On June 22-23, during a period of 22.5 hours, and on November 9, during a period of 5.5 hours, the discharge from the southern division was at the rate of 6,598,400 and 6,675.900 gallons per day respectively; while on June 23-24, during a period of 22.25 hours, and on November 10, during a period of eight houis, the discharge of the northern division was at the rate of 7,887,800 and 8,153.400 gallons per day respectively. Comparing these figures with the similarly observed discharge of 7,185,000 gallons ptr day for the southern division on October 10, 1890. and that of 8,392.700 gallons per day for the northern division on September 25, 1892, a very marked reduction of delivering capacity, amounting to about one percent, per year on the average, will be noticed in both divisions, which is probably the result of the accumulations of run.sedi nent, and orgmic growths on the interior of the pipe. A fur can also bt made with the gaugings of the southern division, made early in 1875 by the late Mr. L. Nichols, C K. wnich then exhibited a discharge of about gallons per dav, thus showing that such reduction has been progressive or continuous du’ing the whole period of twenty-two vears. Owing to lack of ichable data. not vood c* imate can be made in tegard to the ‘inure rate of thidiminution of flow; but from such ob-ervations ahave been n ade here and elsewhere, it is very probable ’hat it becomes -mailer each year, instead ol increasing.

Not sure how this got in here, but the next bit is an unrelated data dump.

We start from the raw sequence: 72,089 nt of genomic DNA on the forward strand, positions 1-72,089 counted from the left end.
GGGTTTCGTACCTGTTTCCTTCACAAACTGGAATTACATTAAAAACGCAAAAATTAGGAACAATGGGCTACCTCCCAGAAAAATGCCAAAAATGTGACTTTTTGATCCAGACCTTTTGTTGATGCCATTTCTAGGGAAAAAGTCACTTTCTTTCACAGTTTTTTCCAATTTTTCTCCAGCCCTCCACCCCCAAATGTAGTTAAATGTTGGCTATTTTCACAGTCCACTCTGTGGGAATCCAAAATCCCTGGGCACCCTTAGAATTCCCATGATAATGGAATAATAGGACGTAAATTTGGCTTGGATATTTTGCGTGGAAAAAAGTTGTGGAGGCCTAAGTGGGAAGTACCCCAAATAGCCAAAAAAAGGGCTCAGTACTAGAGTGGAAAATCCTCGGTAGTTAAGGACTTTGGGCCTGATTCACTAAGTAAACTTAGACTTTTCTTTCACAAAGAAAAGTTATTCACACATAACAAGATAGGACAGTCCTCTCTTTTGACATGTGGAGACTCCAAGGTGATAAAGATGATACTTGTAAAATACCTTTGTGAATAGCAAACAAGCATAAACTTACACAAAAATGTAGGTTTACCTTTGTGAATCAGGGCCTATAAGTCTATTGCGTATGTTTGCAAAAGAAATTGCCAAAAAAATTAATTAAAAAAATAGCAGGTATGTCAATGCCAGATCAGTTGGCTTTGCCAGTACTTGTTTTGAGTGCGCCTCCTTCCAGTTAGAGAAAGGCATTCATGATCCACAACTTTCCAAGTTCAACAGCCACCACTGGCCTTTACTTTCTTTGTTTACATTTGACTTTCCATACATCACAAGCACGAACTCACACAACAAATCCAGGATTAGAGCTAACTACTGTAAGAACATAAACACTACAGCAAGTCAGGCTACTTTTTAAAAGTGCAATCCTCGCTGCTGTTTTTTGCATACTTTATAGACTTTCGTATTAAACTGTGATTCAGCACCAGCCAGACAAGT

file new conduit is also in two divisions The southern division comprises 91.554 feet of thirty-eight-ineb liveted steel pipe, and ninety-four feet of thirty-six inch ca*t iron pipe with specials. The northern comprises 48,394 feet of thirty-eightinch riveted steel pipe and t,218 of thirty-six-inch cast iron pipe. In its course is an abrupt turn of ninety degrees near the city line. The results of the tests in the northern line (in the case of which the influence of the few short sections of thirty-six-inch pipe was set asisde) were as follows—the loss of head being observed and arrangements made to observe that separately from open piezometers, and the coefficient c in the Chazy formula and the daily discharge being reckoned in